A system that transfers sound directly to the head
Thanks to the technology presented by the Israeli start-up, the sound can be transmitted directly to the ears without the need for headphones or earplugs. Of the Sound Beamer 1.0As its creators put it, it creates an "acoustic bubble" around the listener's ears and nobody but the recipient hears any noise. That from New Systems The system developed by a start-up uses a sensor system to locate the position of the ears. Finding the target area allows tones to be sent that no one except the user can hear. Interestingly, the device tracks the position of the head while listening to make changes in the position of the ears so you can listen to music while you move. However, you must stay within range of the device's sensors.
How does this work?
SoundBeamer has a number of sensors that locate and track the position of your ears. Once the ear is located, the device sends sound through an ultrasound transmitter, creating "sound pockets" around the ear. These waves are generated by digital signal processing algorithms.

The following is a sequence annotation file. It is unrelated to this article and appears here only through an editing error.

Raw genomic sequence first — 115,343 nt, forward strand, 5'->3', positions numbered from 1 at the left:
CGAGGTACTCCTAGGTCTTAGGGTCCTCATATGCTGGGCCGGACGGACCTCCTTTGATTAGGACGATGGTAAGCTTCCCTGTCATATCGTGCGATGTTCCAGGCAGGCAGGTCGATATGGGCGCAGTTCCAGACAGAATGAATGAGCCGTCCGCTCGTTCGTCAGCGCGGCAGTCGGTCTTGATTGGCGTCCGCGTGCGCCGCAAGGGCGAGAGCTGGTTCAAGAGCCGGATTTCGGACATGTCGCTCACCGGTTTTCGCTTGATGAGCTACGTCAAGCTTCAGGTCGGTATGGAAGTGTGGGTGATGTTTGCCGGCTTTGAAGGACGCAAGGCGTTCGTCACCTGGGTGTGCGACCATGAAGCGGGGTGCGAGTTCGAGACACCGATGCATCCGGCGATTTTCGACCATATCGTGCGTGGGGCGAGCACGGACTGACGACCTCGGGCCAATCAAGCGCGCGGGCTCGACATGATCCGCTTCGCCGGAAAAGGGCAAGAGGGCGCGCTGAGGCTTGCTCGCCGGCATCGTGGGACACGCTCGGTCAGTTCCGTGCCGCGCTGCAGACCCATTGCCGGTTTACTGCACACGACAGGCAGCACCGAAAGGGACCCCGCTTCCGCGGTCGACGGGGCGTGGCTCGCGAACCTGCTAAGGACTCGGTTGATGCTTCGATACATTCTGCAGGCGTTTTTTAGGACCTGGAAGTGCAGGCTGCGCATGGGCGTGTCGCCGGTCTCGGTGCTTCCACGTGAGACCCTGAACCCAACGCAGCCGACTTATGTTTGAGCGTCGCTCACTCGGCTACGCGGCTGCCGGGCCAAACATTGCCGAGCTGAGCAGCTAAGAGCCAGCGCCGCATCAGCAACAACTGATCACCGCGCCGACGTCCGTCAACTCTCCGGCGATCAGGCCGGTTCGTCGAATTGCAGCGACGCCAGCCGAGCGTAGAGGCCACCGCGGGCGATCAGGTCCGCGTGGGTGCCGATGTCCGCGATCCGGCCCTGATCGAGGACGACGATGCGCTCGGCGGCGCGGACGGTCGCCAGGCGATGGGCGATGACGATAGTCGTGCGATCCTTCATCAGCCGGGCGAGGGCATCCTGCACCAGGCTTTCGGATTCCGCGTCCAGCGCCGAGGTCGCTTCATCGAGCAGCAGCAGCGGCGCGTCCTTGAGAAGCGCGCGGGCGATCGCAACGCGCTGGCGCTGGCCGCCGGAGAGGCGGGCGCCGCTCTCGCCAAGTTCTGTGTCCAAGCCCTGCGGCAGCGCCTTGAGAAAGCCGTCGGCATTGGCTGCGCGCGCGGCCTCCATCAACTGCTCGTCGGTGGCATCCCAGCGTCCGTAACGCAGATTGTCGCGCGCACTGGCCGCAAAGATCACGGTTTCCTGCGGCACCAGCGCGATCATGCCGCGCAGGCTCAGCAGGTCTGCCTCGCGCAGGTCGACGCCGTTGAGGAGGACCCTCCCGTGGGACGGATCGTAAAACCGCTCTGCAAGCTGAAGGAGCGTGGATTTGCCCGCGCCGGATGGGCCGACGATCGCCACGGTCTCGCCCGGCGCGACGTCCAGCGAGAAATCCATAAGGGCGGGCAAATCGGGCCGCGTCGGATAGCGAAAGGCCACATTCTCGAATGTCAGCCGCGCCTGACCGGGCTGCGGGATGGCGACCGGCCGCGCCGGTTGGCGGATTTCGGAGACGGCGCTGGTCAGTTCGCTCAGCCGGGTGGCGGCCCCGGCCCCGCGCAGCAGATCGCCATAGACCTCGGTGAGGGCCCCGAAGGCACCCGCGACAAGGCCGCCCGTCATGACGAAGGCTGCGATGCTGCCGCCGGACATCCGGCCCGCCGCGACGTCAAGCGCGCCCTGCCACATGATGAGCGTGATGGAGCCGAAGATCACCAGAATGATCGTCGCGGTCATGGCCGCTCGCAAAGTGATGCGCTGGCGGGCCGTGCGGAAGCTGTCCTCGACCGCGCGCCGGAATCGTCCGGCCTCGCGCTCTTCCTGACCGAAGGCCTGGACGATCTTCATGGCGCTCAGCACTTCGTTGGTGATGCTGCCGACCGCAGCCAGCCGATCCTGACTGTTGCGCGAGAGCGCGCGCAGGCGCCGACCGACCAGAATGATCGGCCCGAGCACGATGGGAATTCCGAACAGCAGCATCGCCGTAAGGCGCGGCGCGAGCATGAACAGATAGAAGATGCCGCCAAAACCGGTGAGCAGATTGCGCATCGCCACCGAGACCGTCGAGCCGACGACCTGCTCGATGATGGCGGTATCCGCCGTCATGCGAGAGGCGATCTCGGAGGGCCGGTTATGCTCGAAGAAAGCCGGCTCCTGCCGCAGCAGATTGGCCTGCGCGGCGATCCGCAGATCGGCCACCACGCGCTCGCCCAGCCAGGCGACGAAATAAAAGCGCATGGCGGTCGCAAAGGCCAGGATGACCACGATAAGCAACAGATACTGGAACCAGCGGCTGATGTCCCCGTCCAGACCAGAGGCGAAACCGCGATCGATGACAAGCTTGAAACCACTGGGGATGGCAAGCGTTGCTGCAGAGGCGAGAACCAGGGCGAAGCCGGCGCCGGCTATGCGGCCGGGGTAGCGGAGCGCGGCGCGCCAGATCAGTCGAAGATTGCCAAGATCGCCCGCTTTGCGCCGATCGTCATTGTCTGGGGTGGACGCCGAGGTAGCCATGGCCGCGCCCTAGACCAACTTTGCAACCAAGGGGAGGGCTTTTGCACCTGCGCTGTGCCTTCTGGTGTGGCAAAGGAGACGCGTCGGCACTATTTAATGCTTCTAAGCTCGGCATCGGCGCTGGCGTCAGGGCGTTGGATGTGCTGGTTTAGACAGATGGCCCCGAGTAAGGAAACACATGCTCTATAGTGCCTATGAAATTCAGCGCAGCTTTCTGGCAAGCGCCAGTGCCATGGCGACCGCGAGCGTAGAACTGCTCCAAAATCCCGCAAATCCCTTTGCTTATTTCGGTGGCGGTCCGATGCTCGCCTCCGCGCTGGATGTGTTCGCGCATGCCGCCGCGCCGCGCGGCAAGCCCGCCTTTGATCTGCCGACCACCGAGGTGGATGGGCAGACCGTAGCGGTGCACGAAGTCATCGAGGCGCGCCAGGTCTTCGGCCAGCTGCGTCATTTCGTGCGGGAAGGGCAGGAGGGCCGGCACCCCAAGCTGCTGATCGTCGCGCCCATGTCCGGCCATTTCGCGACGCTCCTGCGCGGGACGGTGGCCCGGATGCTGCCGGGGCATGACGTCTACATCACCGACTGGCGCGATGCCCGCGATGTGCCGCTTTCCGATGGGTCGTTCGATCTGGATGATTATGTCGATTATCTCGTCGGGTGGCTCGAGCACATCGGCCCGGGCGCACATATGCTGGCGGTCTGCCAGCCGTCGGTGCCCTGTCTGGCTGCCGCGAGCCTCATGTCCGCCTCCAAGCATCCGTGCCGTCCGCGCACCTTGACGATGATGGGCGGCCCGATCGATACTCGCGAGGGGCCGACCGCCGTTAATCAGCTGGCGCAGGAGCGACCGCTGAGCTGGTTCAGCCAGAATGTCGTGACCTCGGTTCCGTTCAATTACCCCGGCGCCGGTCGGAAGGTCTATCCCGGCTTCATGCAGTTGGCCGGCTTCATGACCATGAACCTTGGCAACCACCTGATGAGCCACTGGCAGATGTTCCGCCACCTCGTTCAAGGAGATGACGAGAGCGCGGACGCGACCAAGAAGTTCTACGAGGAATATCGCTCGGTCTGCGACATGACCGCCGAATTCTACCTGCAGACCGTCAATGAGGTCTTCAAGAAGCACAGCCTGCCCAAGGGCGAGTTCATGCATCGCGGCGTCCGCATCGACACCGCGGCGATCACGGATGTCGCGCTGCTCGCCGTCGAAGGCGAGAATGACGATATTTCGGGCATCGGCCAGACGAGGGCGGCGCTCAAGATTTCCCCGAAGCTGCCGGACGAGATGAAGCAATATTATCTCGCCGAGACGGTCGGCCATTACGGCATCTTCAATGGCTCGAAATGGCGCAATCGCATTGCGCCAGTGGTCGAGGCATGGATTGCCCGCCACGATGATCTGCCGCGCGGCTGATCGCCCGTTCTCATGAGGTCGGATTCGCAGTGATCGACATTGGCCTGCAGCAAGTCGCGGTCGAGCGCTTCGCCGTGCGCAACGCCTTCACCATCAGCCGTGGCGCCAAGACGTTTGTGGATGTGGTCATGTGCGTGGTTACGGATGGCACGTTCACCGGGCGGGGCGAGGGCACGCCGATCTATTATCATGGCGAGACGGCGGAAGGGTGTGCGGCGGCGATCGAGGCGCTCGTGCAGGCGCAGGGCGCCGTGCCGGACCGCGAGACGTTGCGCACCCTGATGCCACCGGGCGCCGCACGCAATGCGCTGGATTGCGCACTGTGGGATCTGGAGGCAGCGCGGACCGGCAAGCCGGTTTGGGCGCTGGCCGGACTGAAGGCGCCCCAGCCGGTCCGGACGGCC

The sound can be in stereo or 3D surround sound be heard. The device also allows the sound to follow the listener as they move their head.
Associated Press journalists, whom the company made available for testing, described it as "straight out of a science fiction movie." The SoundBeamer emits a three-dimensional sound that feels like it is in the ears, at the same time in front of and behind you - they described their impressions. Journalists who watched nature films with the SoundBeamer also added that they actually felt like they were part of the scene they were watching.
A new era is coming
SoundBeamer has many practical uses. From allowing office workers to listen to music or have conference calls to the comfort of playing video games in a room while others are watching a movie. Noveto Systems says SoundBeamer will be the first consumer product to use this audio transmission technology. They also claim that this technology will change the way we perceive sound. But there are also some limitations. The device or its sensors must have a clear path to the listener's head, nothing must stand in their way, otherwise monitoring of the ear position may fail.